Actor Juhi Chawla will be back in theatres next month in Onir’s I Am Megha that opens on April 22. The actor has done a series of cameos previously in films like Swami (2007), Krazzy 4 (2008), Bhootnath (2008), Kismet Konnection (2008), Luck By Chance (2009) and Salaam-e-Ishq (2007). She admits she’s been doing more endorsements than movies lately, but says she’s open to a good role.
“I’m an actor, I can’t do anything else, but now, I can’t do anything half-heartedly. If I go on the sets, it has to be worth the time and effort,” says Juhi who is doing another special appearance in the 3D animation-cum-live action Main Krishna Hoon. “My kids loved My Friend Ganesha (2007). I took on this film for Jahnvi and Arjun.” Juhi has a more substantial role in Onir’s film with which she’s flown to showcase at the ongoing India Film Festival in Melbourne. “The last time I was in Australia was almost 10 years ago for a show with Shah Rukh (Khan) and Akshay (Kumar). I’m really excited to be back because for the first time I will be attending a festival for a week. I can catch world cinema in all its different shades while promoting I Am Megha,” she exults.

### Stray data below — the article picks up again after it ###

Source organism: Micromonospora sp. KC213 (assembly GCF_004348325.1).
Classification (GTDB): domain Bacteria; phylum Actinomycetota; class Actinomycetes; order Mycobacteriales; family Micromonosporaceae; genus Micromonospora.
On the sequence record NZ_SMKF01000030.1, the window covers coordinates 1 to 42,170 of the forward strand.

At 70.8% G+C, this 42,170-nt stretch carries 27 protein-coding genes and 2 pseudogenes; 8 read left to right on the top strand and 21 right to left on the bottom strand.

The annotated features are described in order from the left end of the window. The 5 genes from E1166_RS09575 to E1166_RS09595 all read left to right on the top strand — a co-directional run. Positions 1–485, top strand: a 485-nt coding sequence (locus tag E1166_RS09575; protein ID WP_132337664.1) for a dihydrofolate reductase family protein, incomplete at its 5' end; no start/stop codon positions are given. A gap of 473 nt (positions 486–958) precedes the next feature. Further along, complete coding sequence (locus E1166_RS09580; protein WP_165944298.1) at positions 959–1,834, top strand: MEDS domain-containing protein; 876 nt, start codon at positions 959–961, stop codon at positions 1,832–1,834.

Megha is a Kashmir Pandit who is forced to flee her home and returns to the Valley after almost two decades, angry and embittered, only to find that her Muslim friend is no better off. Juhi who was in Kashmir in November 2009, remembers the overwhelming presence of the army and police and sighs over the fact that the once beautiful Shalimar Gardens are so neglected today for lack of funds.
One vivid memory is of a colony of houses that once belonged to the Kashmiri pandits that were torched and abandoned in the mid-’80s. “It was surreal, stepping out of the busy market road into this ghost colony, with rows of half burnt, unlived houses that have had no visitors apart from the CRPF and us in 20 years,” she reminisces. “It made the trauma of Megha and others like her so real.” The team also filmed in a large bungalow belonging to a Muslim family. An evening spent with the women in an inside room was an eye-opener.
She learnt that none of the children, not even the little boys, were allowed out once they returned from school. They couldn't visit friends, neighbours or relatives because their parents were afraid they’d be lead astray.
Their world was restricted to their home and school. Says Juhi, “Being a mother of two young children, it made me realise how blessed we were to have the freedom of choice and movement that we take so much for granted.”